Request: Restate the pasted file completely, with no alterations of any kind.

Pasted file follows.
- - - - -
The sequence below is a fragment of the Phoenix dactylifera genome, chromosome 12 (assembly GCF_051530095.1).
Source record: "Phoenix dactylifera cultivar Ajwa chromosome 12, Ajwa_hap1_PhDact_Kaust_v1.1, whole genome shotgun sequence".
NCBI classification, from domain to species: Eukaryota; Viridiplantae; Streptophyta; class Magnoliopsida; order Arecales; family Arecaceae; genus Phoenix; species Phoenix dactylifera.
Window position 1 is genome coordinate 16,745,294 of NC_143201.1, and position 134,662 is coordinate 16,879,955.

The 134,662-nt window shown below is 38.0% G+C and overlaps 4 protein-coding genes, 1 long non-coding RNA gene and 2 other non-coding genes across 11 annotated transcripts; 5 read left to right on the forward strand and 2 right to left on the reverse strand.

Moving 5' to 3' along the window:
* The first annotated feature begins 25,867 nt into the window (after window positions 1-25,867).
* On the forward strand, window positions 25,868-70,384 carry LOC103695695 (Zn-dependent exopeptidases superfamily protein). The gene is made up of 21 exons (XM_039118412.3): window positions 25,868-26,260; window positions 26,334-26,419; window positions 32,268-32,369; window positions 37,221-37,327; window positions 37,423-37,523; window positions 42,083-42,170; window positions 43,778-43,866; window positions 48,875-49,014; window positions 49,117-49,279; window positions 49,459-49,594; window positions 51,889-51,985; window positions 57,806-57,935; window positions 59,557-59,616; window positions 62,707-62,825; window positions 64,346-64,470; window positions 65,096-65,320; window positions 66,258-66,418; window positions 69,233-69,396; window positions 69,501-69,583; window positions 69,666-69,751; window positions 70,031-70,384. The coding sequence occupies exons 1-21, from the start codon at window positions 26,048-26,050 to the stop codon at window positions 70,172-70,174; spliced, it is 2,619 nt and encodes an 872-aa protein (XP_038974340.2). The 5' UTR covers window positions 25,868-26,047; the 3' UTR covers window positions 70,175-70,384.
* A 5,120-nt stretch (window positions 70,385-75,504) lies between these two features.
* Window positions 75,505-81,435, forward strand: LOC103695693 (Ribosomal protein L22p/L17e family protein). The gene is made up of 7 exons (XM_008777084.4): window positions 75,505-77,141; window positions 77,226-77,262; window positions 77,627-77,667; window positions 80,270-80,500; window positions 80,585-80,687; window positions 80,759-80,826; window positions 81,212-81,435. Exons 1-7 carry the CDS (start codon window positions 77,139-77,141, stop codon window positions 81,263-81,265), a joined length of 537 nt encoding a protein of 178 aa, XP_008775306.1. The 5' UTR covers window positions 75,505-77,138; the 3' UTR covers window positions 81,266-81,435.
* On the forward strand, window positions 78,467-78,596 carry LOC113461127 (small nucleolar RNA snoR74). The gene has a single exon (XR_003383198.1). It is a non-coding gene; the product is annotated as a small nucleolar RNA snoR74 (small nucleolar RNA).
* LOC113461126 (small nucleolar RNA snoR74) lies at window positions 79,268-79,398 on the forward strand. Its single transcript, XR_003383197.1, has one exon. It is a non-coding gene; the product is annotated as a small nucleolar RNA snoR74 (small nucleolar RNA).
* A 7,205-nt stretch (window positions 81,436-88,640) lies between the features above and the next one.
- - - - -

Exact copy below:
The sequence below is a fragment of the Phoenix dactylifera genome, chromosome 12 (assembly GCF_051530095.1).
Source record: "Phoenix dactylifera cultivar Ajwa chromosome 12, Ajwa_hap1_PhDact_Kaust_v1.1, whole genome shotgun sequence".
NCBI classification, from domain to species: Eukaryota; Viridiplantae; Streptophyta; class Magnoliopsida; order Arecales; family Arecaceae; genus Phoenix; species Phoenix dactylifera.
Window position 1 is genome coordinate 16,745,294 of NC_143201.1, and position 134,662 is coordinate 16,879,955.

The 134,662-nt window shown below is 38.0% G+C and overlaps 4 protein-coding genes, 1 long non-coding RNA gene and 2 other non-coding genes across 11 annotated transcripts; 5 read left to right on the forward strand and 2 right to left on the reverse strand.

Moving 5' to 3' along the window:
* The first annotated feature begins 25,867 nt into the window (after window positions 1-25,867).
* On the forward strand, window positions 25,868-70,384 carry LOC103695695 (Zn-dependent exopeptidases superfamily protein). The gene is made up of 21 exons (XM_039118412.3): window positions 25,868-26,260; window positions 26,334-26,419; window positions 32,268-32,369; window positions 37,221-37,327; window positions 37,423-37,523; window positions 42,083-42,170; window positions 43,778-43,866; window positions 48,875-49,014; window positions 49,117-49,279; window positions 49,459-49,594; window positions 51,889-51,985; window positions 57,806-57,935; window positions 59,557-59,616; window positions 62,707-62,825; window positions 64,346-64,470; window positions 65,096-65,320; window positions 66,258-66,418; window positions 69,233-69,396; window positions 69,501-69,583; window positions 69,666-69,751; window positions 70,031-70,384. The coding sequence occupies exons 1-21, from the start codon at window positions 26,048-26,050 to the stop codon at window positions 70,172-70,174; spliced, it is 2,619 nt and encodes an 872-aa protein (XP_038974340.2). The 5' UTR covers window positions 25,868-26,047; the 3' UTR covers window positions 70,175-70,384.
* A 5,120-nt stretch (window positions 70,385-75,504) lies between these two features.
* Window positions 75,505-81,435, forward strand: LOC103695693 (Ribosomal protein L22p/L17e family protein). The gene is made up of 7 exons (XM_008777084.4): window positions 75,505-77,141; window positions 77,226-77,262; window positions 77,627-77,667; window positions 80,270-80,500; window positions 80,585-80,687; window positions 80,759-80,826; window positions 81,212-81,435. Exons 1-7 carry the CDS (start codon window positions 77,139-77,141, stop codon window positions 81,263-81,265), a joined length of 537 nt encoding a protein of 178 aa, XP_008775306.1. The 5' UTR covers window positions 75,505-77,138; the 3' UTR covers window positions 81,266-81,435.
* On the forward strand, window positions 78,467-78,596 carry LOC113461127 (small nucleolar RNA snoR74). The gene has a single exon (XR_003383198.1). It is a non-coding gene; the product is annotated as a small nucleolar RNA snoR74 (small nucleolar RNA).
* LOC113461126 (small nucleolar RNA snoR74) lies at window positions 79,268-79,398 on the forward strand. Its single transcript, XR_003383197.1, has one exon. It is a non-coding gene; the product is annotated as a small nucleolar RNA snoR74 (small nucleolar RNA).
* A 7,205-nt stretch (window positions 81,436-88,640) lies between the features above and the next one.